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The case against capital controls: financial flows, crises, and the flip side of the free-trade argument


  • Hartwell, Christopher A.


Critics of globalization view the free flow of capital as economically destabilizing and advocate capital controls for four main reasons: controls are intended to guard against volatility, prevent financial contagion, enable infant financial industries to develop in domestic markets, and be an effective measure of last resort that gives governments room in which to breathe while they pursue needed reforms. However, the empirical record does not support the beliefs of proponents of capital controls. Developing countries would be better served by addressing the real causes of financial turmoil. Specifically, countries should fix their unsound banking systems by opening their financial sectors to foreign competition, eliminate government guarantees against bank failures, create independent central banks, and move away from pegged exchange rates and toward floating or fully fixed exchange-rate regimes.

Suggested Citation

  • Hartwell, Christopher A., 2001. "The case against capital controls: financial flows, crises, and the flip side of the free-trade argument," MPRA Paper 40263, University Library of Munich, Germany.
  • Handle: RePEc:pra:mprapa:40263

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    References listed on IDEAS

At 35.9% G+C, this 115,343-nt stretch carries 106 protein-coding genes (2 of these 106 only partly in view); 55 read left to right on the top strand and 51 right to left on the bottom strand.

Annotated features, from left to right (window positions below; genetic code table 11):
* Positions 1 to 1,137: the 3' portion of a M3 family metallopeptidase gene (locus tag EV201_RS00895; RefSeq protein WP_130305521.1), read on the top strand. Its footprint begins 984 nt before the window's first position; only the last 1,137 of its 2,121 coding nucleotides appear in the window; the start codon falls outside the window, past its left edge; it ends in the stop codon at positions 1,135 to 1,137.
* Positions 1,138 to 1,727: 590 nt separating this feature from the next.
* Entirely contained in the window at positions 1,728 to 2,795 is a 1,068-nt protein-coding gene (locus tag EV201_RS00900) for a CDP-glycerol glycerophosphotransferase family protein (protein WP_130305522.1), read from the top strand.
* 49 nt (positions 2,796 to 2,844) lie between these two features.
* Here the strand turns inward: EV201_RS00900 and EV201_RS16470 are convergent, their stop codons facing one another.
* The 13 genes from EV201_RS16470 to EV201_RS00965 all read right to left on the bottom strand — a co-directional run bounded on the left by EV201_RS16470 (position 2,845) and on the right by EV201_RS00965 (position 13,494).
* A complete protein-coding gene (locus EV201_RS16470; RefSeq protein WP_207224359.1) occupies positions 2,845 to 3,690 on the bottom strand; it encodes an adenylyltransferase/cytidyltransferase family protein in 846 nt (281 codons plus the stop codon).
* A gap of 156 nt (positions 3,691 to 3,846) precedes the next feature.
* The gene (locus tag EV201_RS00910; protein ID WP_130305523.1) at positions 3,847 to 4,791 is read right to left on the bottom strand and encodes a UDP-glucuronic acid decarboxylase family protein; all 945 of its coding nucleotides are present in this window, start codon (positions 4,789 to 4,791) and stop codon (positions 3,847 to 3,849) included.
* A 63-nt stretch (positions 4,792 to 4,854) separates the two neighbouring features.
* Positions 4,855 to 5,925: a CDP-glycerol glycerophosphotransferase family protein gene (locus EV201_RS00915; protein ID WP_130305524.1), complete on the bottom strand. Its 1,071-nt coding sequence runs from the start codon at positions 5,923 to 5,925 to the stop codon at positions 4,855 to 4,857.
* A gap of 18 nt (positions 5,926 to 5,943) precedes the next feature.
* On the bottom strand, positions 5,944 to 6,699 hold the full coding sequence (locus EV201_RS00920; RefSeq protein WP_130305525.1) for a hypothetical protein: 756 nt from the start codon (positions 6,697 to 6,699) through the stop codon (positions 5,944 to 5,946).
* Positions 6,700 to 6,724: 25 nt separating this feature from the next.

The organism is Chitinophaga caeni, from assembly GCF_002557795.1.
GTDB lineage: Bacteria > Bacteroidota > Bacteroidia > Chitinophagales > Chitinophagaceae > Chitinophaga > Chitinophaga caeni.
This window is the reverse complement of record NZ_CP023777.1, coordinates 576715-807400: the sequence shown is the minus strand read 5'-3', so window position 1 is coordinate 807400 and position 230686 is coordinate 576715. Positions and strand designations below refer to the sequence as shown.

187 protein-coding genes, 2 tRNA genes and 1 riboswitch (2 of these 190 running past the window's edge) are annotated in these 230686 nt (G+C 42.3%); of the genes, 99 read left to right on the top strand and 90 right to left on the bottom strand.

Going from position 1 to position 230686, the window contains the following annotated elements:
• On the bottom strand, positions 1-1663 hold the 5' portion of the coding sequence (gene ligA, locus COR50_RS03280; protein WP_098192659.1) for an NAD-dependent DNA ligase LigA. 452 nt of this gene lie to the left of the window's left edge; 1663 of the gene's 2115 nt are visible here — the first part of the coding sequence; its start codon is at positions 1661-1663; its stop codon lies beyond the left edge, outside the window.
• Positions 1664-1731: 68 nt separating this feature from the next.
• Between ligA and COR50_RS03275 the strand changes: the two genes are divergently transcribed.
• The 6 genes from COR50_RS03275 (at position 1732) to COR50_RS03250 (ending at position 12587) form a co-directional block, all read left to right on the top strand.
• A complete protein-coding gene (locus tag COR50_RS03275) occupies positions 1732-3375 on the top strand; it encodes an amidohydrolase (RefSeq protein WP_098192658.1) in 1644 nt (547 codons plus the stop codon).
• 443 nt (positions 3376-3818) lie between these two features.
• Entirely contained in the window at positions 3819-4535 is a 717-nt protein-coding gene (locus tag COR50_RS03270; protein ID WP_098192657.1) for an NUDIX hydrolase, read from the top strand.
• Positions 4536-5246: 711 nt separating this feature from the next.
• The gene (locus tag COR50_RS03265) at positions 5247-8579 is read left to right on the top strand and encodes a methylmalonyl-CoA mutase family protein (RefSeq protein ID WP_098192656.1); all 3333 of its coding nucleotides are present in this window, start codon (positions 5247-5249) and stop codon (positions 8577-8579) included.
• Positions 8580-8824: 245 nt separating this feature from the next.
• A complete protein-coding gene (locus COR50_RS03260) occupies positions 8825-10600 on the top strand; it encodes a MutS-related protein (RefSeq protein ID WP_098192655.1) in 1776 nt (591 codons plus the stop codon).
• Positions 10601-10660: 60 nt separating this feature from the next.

1. Sally, David, 2001. "On sympathy and games," Journal of Economic Behavior & Organization, Elsevier, vol. 44(1), pages 1-30, January.
    2. Erte Xiao & Daniel Houser, 2005. "Emotion expression in human punishment behavior," Experimental 0504003, EconWPA, revised 18 May 2005.
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    Cited by:

    1. Andrew van Hulten & Michael Webber, 2010. "Do developing countries need 'good' institutions and policies and deep financial markets to benefit from capital account liberalization?," Journal of Economic Geography, Oxford University Press, vol. 10(2), pages 283-319, March.
    2. Kinga Z Elo, 2007. "The Effect of Capital Controlson Foreign Direct Investment Decisions Under Country Risk with Intangible Assets," IMF Working Papers 07/79, International Monetary Fund.
    3. Hartwell, Christopher A., 2011. "All That’s Old is New Again: Capital Controls and the Macroeconomic Determinants of Entrepreneurship in Emerging Markets," MPRA Paper 40257, University Library of Munich, Germany.

    More about this item


    capital controls; Asian financial crisis;

    JEL classification:

    • F32 - International Economics - - International Finance - - - Current Account Adjustment; Short-term Capital Movements
    • O16 - Economic Development, Innovation, Technological Change, and Growth - - Economic Development - - - Financial Markets; Saving and Capital Investment; Corporate Finance and Governance
    • F21 - International Economics - - International Factor Movements and International Business - - - International Investment; Long-Term Capital Movements


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